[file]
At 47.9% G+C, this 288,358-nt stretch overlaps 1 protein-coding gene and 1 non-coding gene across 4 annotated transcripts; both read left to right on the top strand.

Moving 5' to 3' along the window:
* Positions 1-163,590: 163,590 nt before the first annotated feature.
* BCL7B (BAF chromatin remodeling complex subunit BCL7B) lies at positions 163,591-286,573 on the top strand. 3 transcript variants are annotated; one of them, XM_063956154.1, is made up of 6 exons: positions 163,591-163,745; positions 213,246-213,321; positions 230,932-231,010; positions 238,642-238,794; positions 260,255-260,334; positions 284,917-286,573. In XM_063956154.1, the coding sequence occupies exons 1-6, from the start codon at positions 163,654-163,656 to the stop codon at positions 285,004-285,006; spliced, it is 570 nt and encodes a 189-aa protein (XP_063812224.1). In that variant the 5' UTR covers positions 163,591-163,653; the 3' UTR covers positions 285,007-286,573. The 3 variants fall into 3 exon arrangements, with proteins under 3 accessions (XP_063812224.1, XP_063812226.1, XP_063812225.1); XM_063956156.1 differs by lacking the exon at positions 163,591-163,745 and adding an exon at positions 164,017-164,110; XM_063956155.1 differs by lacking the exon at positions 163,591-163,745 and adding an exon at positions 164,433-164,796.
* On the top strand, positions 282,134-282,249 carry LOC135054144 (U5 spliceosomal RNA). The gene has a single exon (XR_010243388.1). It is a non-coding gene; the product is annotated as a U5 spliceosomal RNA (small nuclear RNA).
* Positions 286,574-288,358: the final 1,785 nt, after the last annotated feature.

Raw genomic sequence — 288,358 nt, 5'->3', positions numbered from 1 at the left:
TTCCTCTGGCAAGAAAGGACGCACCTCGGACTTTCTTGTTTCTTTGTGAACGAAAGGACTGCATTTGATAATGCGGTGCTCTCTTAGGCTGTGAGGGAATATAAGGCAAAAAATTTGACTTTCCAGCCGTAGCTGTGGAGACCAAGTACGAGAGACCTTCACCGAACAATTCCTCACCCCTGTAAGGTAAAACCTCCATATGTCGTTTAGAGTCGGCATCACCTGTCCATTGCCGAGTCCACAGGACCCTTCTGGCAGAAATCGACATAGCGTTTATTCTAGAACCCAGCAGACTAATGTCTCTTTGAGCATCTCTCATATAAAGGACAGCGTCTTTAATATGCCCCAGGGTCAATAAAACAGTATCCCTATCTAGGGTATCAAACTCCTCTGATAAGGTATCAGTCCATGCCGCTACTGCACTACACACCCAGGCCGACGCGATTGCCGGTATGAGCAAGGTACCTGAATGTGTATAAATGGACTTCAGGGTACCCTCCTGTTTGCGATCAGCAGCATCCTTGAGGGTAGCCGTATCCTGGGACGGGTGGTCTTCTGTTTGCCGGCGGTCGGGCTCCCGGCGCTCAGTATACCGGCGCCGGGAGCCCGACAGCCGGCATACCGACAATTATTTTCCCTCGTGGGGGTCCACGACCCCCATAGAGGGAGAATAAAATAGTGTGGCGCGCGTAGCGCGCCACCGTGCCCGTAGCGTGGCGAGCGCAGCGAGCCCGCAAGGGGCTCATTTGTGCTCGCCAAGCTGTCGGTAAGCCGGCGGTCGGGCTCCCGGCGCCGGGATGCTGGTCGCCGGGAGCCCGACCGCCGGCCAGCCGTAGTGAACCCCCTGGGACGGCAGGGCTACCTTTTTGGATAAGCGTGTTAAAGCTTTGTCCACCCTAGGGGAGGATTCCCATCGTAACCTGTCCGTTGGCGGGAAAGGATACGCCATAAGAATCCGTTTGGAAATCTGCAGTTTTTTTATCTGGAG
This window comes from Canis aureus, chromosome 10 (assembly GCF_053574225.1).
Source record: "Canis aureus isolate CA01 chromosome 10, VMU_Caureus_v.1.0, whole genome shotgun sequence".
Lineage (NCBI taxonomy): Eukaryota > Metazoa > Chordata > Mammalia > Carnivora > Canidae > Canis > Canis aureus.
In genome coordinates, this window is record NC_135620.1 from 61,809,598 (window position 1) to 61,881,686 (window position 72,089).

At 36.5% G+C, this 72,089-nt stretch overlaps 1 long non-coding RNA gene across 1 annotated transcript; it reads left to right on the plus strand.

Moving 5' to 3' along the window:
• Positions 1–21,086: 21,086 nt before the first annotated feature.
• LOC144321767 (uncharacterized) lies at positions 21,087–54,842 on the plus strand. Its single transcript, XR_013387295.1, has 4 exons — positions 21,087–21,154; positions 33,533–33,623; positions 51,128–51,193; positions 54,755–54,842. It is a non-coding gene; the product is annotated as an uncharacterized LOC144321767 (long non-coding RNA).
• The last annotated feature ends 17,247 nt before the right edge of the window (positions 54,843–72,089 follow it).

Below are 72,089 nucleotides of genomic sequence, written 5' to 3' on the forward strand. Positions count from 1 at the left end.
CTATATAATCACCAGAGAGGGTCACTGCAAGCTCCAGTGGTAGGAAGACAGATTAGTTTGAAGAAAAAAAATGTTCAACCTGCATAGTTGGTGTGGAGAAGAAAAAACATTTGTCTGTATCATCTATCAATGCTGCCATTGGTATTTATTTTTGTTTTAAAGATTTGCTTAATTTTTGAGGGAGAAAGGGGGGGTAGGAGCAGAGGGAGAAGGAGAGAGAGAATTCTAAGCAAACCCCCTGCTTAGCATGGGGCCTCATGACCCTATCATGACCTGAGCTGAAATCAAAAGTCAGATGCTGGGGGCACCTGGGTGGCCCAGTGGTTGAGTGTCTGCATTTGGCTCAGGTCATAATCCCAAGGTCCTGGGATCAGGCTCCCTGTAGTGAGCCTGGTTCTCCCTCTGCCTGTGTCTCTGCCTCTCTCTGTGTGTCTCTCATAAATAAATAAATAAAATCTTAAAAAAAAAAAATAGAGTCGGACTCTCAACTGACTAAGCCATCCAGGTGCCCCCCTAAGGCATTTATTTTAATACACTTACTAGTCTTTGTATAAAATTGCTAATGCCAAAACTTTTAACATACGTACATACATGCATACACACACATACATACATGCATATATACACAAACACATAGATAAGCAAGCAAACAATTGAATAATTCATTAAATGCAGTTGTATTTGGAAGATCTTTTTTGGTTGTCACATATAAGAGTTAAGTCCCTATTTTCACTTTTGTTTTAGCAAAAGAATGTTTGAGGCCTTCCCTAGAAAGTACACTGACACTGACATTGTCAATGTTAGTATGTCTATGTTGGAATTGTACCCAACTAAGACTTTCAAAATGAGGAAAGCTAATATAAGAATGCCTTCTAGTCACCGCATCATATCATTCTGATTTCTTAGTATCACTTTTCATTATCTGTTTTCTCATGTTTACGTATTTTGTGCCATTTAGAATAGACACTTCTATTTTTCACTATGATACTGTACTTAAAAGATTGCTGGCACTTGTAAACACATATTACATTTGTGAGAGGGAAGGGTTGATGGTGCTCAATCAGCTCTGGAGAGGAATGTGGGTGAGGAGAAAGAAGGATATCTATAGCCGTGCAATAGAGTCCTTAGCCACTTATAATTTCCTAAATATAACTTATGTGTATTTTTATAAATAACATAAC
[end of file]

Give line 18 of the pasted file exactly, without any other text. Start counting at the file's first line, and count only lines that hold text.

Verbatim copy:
Below are 72,089 nucleotides of genomic sequence, written 5' to 3' on the forward strand. Positions count from 1 at the left end.